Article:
Kalahari Minerals Plc - Extract Resources
Kalahari Minerals ("KAH")is an AIM and NSX listed resource company with uranium, gold, copper and other base metal interests in Namibia.
The company’s key value drivers are its holding of around 43% in ASX, TSX and NSX listed Extract Resources Limited and its circa 45% interest in AIM listed North River Resources Plc.
Kalahari Minerals believes that its key asset - Extract Resources - has the potential to become one of the largest uranium mines globally with a total resource well in excess of 500Mlb of uranium.
Extract Resources owns a world class uranium deposit (“Rossing South”) regarded as the largest undeveloped uranium deposit in the world.
The Rossing South deposit, located close to Walvis Bay in Namibia, is some 7km south (and over a range of hills) from Rio Tinto’s world-class Rossing uranium mine - one of the longest running uranium mines in the world - which started production in 1976 and is still going strong.
KAH announced on December 8th that China Guangdong Nuclear Power Corp., together with the China-Africa Development Fund has launched a £632 million cash bid for Kalahari Minerals Plc which, if successful, would trigger an offer for Extract Resources, in which it is the largest shareholder with a nearly 43% stake.
CGNPC has offered 243.55 pence a share for KAH shares, and if successful this would be followed by an A$8.65 a share offer for Extract that values it at roughly A$2.17 billion. The Australian Securities and Investments Commission has ruled that the Chinese companies must bid for Extract if CGNPC and its partner secures more than 50% of the voting rights in Kalahari.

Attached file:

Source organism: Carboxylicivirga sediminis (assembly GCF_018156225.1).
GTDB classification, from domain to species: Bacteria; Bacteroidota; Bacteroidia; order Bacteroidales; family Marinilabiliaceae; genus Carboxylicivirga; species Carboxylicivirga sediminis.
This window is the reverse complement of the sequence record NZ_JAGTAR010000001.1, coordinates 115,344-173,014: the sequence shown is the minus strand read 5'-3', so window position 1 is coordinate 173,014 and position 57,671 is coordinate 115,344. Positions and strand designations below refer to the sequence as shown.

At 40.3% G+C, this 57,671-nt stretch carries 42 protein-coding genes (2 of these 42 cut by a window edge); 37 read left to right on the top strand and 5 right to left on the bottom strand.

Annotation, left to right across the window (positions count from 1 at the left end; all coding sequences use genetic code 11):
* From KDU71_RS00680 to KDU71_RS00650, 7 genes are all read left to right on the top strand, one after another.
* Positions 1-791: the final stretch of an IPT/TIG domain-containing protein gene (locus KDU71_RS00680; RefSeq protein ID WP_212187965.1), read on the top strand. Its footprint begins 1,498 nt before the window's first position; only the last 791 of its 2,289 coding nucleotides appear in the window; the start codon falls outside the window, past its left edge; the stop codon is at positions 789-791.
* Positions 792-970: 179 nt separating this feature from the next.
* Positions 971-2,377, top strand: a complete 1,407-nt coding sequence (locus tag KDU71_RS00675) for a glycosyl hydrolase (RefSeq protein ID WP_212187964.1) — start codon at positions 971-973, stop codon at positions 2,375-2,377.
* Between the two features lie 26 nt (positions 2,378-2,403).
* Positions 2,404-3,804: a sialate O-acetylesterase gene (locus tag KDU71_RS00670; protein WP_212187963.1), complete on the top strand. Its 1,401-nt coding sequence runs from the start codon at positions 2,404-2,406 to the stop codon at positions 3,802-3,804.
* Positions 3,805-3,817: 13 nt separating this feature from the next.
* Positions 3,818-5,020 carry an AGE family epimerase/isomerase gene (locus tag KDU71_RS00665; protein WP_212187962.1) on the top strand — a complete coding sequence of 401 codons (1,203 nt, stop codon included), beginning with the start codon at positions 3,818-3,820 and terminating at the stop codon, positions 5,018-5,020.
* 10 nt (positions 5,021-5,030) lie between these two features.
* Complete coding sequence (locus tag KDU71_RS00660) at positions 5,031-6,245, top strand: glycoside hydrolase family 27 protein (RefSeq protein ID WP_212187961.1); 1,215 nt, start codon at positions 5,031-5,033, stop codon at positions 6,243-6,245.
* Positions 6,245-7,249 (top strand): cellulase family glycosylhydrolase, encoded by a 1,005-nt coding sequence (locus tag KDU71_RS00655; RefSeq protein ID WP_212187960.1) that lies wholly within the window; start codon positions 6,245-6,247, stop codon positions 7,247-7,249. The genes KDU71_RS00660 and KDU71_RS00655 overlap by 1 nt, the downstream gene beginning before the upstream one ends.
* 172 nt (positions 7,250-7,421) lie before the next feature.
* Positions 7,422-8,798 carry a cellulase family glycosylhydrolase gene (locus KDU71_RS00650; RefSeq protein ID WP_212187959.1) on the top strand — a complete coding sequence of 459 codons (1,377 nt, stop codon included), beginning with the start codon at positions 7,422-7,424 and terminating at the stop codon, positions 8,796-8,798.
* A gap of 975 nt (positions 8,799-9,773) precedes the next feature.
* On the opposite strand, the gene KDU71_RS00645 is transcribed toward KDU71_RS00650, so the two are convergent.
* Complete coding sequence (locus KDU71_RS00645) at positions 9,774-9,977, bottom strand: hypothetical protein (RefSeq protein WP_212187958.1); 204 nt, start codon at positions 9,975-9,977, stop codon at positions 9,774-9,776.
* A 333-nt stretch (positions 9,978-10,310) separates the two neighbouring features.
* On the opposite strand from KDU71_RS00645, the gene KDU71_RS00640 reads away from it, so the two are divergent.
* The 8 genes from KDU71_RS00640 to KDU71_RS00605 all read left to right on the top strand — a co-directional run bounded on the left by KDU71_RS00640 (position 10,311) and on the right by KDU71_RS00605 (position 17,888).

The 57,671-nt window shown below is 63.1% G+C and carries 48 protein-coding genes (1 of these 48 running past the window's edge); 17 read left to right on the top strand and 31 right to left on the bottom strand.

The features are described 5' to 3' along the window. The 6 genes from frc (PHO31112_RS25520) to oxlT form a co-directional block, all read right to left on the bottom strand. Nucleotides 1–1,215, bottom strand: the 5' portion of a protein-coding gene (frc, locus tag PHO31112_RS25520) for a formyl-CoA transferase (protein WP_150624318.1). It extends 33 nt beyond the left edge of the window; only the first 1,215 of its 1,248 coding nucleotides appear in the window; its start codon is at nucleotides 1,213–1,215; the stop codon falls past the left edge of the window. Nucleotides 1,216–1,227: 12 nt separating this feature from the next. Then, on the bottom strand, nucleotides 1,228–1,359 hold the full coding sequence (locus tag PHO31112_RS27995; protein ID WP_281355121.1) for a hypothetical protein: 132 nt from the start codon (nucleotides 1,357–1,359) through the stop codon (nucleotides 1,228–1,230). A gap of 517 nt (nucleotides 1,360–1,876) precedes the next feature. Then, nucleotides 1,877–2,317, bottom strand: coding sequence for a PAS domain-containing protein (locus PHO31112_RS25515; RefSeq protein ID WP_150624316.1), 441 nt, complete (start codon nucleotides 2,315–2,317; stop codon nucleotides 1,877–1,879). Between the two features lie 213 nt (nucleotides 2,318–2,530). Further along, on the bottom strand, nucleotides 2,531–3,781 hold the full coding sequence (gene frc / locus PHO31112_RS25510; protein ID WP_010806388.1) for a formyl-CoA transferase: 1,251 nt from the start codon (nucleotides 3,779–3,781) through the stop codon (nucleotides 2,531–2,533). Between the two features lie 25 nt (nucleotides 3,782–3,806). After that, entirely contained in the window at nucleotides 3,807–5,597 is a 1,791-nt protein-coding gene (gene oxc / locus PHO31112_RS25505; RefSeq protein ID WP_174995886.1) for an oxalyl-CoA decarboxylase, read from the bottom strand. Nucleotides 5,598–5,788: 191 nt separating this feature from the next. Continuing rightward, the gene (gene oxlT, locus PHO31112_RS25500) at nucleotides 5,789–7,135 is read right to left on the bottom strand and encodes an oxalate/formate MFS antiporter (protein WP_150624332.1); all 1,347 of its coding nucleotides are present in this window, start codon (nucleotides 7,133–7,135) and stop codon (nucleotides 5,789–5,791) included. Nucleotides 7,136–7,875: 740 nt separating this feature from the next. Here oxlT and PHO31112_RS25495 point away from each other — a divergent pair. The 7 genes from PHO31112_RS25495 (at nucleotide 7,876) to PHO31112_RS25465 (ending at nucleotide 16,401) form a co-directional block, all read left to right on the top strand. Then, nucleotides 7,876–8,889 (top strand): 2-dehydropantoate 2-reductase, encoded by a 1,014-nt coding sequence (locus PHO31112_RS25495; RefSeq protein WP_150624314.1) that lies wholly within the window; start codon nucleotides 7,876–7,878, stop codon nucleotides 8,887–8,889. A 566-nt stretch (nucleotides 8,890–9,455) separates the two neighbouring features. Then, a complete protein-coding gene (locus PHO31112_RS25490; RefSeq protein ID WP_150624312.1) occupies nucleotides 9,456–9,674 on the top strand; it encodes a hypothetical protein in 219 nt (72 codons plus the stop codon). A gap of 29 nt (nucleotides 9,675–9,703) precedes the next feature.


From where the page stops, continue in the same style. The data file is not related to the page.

Following the lifting of a temporary ban imposed by UK regulators, Kalahari confirmed on October 10, 2011 that offer talks had resumed with state-owned China Guangdong Nuclear Power Corp.
On 10th November 2011, the company announced that CGNPC has tabled a possible offer at 243.55 pence a share, valuing Kalahari at around £615 million, while negotiations continue. The company cautioned that "there can be no certainty that an offer will be made for the company."
CGNPC now has until 17.00 GMT on 8 December to either announce a firm intention to make an offer or state that it does not intend to make an offer.
Kalahari Minerals' major project - Husab's - neighbour is Rio Tinto Plc, 90% owner of adjacent Rossing uranium ore mine (first half 2011 Rossing production volumes were 38% lower than in 2010, due to lower grades and lower extraction rates) and Kalahari’s and Extract’s second biggest shareholder, is unlikely to stand by and let the Chinese walk away with it. We await a bidding war to commence anytime.
On August 10, 2011, Extract Resources reported a substantial increase in reserves at its huge Husab uranium deposit in Namibia, just as China Guangdong Nuclear Power can resume takeover talks with Kalahari Minerals to renew its bid to gain a dominant shareholding in the project.
On June 8th, 2011, Kalahari Minerals confirmed that its 42.8% owned Extract Resources’ Husab project is the fourth largest uranium deposit in the world. Earlier, Extract had revealed an increase in its total resource to more than 500 million pounds of U308.